The power of a teacher's words
Recently I was chatting with a friend who was fresh from her 50th high school reunion. She went on enthusiastically about her encounters with 12 classmates who had ventured back to their small private school. Then she cocked her head toward me. "Look," she said with a smile, "at my earrings."
They were beautiful. But what amused my friend was that they had been made by a classmate who was a jeweler - the same one who had been told by her art teacher 50-plus years ago that she had little talent.
My friend had heard something similar in high school. Though she was an accomplished musician at a young age, her teacher announced that she had merely a "pleasant" talent for the piano - and her family's view of her skills was adjusted accordingly. Yet she too went on to a have a successful career, performing and working with first-class musicians.
The words of a teacher are a powerful thing. Teachers might question that sometimes, complaining that their views are frequently overridden or that parents often side with children when a problem arises between student and teacher. They might point out that pressure to give good grades or syrupy recommendations to poor performers keeps many a teacher from ever putting too negative a word on paper.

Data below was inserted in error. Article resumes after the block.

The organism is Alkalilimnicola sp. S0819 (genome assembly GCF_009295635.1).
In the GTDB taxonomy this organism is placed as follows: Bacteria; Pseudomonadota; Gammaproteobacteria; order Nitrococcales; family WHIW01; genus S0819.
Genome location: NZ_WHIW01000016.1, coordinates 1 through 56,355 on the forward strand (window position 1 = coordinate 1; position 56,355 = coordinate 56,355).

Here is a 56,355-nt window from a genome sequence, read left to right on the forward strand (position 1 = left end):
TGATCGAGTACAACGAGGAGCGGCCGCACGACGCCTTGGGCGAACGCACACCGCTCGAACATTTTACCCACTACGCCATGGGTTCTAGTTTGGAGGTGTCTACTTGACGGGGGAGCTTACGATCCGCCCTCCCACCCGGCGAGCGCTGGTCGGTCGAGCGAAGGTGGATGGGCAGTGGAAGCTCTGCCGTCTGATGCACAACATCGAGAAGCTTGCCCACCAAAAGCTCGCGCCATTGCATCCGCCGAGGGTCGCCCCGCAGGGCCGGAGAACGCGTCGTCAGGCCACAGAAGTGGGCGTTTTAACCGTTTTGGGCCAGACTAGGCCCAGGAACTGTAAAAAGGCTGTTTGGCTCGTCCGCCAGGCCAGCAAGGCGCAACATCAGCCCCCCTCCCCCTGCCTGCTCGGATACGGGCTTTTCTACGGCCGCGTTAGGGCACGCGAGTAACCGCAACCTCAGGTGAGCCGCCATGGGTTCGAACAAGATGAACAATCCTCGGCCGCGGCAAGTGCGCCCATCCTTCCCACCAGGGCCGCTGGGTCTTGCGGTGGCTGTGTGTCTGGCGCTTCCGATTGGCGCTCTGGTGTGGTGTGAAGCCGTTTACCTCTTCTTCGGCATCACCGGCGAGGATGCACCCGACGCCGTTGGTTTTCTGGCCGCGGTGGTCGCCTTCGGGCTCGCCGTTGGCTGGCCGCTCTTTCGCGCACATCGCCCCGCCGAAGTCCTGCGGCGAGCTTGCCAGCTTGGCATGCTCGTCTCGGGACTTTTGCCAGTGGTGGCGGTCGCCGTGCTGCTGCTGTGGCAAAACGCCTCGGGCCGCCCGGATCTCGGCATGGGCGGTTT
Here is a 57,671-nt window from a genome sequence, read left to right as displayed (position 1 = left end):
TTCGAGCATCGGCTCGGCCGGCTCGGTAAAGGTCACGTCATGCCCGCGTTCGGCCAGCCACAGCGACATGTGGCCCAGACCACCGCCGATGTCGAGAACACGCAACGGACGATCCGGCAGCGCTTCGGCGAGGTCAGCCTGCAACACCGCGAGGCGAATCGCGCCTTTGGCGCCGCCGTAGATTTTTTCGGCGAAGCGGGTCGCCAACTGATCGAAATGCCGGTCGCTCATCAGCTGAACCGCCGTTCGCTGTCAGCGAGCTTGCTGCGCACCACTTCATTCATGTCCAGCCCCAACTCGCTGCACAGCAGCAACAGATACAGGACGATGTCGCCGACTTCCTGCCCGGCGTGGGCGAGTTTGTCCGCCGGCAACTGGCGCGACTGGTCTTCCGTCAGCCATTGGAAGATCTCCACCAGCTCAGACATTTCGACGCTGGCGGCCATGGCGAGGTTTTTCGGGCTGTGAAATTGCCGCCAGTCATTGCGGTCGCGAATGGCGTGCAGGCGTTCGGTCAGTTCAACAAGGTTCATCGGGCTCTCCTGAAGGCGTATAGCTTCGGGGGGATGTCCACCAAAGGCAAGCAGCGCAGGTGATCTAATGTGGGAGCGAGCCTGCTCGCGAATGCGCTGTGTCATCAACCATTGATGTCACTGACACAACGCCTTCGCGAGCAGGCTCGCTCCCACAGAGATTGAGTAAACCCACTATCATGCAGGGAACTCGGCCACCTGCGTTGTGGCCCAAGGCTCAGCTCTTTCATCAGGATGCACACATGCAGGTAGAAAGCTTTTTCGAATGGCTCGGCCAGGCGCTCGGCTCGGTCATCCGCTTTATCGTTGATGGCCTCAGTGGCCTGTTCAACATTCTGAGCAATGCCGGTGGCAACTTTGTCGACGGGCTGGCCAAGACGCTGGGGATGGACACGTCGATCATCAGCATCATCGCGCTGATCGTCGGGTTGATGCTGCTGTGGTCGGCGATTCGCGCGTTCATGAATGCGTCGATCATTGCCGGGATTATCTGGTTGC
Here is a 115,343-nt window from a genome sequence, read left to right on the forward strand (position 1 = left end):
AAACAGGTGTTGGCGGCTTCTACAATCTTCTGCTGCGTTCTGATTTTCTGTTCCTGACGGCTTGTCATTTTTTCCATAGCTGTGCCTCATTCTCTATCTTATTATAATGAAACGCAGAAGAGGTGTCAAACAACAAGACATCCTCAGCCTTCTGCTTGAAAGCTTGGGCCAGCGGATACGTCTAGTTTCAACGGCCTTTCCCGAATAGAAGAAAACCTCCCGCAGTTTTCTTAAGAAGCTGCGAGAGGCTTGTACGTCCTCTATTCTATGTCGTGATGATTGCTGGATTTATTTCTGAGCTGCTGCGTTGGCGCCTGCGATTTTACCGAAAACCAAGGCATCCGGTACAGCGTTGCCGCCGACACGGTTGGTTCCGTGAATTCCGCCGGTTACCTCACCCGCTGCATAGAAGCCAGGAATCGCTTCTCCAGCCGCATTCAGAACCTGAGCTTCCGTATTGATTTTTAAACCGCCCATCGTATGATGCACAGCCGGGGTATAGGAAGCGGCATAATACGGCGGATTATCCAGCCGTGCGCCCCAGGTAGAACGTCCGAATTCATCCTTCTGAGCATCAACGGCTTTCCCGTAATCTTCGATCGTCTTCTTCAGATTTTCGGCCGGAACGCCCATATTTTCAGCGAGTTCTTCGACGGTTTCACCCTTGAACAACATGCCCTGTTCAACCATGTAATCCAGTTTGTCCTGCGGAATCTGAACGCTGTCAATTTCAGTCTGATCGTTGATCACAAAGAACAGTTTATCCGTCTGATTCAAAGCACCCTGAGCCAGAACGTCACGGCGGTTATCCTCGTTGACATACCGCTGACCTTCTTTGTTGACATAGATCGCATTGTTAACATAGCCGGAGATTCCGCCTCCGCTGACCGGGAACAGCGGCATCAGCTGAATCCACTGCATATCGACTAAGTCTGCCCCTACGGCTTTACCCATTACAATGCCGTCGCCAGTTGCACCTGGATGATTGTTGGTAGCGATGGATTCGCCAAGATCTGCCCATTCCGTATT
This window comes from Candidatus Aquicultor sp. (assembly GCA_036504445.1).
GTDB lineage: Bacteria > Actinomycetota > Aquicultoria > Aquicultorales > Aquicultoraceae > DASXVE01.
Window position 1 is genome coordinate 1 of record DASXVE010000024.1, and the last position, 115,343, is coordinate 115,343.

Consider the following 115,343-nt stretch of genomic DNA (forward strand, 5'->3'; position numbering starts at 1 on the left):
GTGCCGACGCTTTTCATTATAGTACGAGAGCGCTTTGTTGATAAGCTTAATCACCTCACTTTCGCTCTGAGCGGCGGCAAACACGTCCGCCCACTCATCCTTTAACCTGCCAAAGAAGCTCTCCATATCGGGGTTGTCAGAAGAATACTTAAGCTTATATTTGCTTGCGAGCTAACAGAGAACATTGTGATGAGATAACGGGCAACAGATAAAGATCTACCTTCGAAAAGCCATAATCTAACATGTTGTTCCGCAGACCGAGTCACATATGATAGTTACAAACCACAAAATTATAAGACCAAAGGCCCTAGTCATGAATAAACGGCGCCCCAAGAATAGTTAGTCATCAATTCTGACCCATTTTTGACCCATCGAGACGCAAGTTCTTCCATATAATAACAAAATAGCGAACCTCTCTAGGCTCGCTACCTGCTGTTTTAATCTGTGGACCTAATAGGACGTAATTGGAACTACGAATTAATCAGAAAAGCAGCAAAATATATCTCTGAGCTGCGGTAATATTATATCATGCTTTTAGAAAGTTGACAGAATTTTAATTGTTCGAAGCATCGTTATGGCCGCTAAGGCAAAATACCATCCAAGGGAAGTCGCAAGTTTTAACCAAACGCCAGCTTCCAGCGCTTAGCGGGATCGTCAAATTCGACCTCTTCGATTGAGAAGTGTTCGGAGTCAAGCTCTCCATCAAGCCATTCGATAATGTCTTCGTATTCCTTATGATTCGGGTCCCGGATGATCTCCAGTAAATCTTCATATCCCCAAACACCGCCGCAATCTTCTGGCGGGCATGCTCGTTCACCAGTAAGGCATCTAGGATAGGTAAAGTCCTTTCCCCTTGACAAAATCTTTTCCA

Empty words, of course, don't help anyone. The self-esteem movement, after all, degenerated into frequent praise for students regardless of achievement, and has been tossed aside in favor of a focus on pride that stems from meeting concrete goals.
But even as teachers struggle against what many see as a critical tide, there's still no shortage of evidence that their words can carry great weight - and can influence a child's direction. Few of us have trouble remembering a teacher whose words made a difference. Just ask some of the children at a public school that opened last year in Boston, who said they liked the school because the teachers offered a brighter picture of the future than did those in their former schools. Or talk with those women at the reunion who, even now, think it would be kind of nice if they could tell their teachers that they did well, after all.
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